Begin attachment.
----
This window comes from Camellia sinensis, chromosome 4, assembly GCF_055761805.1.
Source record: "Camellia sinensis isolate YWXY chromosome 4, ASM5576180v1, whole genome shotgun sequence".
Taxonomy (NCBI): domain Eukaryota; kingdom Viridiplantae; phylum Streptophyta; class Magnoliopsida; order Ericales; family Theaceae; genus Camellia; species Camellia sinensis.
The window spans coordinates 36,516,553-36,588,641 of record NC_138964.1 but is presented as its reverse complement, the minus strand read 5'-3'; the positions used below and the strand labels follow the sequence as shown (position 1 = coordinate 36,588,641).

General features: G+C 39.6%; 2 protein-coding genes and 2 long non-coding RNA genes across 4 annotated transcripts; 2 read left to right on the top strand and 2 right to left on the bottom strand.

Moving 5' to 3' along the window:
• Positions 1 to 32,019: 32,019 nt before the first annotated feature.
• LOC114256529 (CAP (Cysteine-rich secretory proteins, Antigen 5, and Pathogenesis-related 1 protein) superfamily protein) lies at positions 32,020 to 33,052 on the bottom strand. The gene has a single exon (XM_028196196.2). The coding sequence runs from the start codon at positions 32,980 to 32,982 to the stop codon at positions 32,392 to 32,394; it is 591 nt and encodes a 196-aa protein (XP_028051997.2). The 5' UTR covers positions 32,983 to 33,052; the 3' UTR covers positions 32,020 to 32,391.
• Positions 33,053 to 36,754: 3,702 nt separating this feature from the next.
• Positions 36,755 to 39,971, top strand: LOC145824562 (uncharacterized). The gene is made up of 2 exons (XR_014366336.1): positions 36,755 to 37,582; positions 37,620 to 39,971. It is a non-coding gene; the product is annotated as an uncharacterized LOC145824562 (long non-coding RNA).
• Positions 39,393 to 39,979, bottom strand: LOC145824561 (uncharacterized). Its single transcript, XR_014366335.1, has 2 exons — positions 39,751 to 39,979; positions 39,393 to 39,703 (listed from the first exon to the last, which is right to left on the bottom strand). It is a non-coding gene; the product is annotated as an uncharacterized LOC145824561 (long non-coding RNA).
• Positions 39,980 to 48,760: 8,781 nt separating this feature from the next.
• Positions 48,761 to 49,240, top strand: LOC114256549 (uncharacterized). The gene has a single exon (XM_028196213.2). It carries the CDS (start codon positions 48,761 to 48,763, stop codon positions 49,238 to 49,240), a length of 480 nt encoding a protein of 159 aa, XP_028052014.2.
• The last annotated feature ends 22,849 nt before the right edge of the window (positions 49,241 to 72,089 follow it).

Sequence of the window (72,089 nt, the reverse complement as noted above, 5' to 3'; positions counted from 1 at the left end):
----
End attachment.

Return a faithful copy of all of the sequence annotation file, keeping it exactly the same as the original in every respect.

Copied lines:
This window comes from Camellia sinensis, chromosome 4, assembly GCF_055761805.1.
Source record: "Camellia sinensis isolate YWXY chromosome 4, ASM5576180v1, whole genome shotgun sequence".
Taxonomy (NCBI): domain Eukaryota; kingdom Viridiplantae; phylum Streptophyta; class Magnoliopsida; order Ericales; family Theaceae; genus Camellia; species Camellia sinensis.
The window spans coordinates 36,516,553-36,588,641 of record NC_138964.1 but is presented as its reverse complement, the minus strand read 5'-3'; the positions used below and the strand labels follow the sequence as shown (position 1 = coordinate 36,588,641).

General features: G+C 39.6%; 2 protein-coding genes and 2 long non-coding RNA genes across 4 annotated transcripts; 2 read left to right on the top strand and 2 right to left on the bottom strand.

Moving 5' to 3' along the window:
• Positions 1 to 32,019: 32,019 nt before the first annotated feature.
• LOC114256529 (CAP (Cysteine-rich secretory proteins, Antigen 5, and Pathogenesis-related 1 protein) superfamily protein) lies at positions 32,020 to 33,052 on the bottom strand. The gene has a single exon (XM_028196196.2). The coding sequence runs from the start codon at positions 32,980 to 32,982 to the stop codon at positions 32,392 to 32,394; it is 591 nt and encodes a 196-aa protein (XP_028051997.2). The 5' UTR covers positions 32,983 to 33,052; the 3' UTR covers positions 32,020 to 32,391.
• Positions 33,053 to 36,754: 3,702 nt separating this feature from the next.
• Positions 36,755 to 39,971, top strand: LOC145824562 (uncharacterized). The gene is made up of 2 exons (XR_014366336.1): positions 36,755 to 37,582; positions 37,620 to 39,971. It is a non-coding gene; the product is annotated as an uncharacterized LOC145824562 (long non-coding RNA).
• Positions 39,393 to 39,979, bottom strand: LOC145824561 (uncharacterized). Its single transcript, XR_014366335.1, has 2 exons — positions 39,751 to 39,979; positions 39,393 to 39,703 (listed from the first exon to the last, which is right to left on the bottom strand). It is a non-coding gene; the product is annotated as an uncharacterized LOC145824561 (long non-coding RNA).
• Positions 39,980 to 48,760: 8,781 nt separating this feature from the next.
• Positions 48,761 to 49,240, top strand: LOC114256549 (uncharacterized). The gene has a single exon (XM_028196213.2). It carries the CDS (start codon positions 48,761 to 48,763, stop codon positions 49,238 to 49,240), a length of 480 nt encoding a protein of 159 aa, XP_028052014.2.
• The last annotated feature ends 22,849 nt before the right edge of the window (positions 49,241 to 72,089 follow it).

Sequence of the window (72,089 nt, the reverse complement as noted above, 5' to 3'; positions counted from 1 at the left end):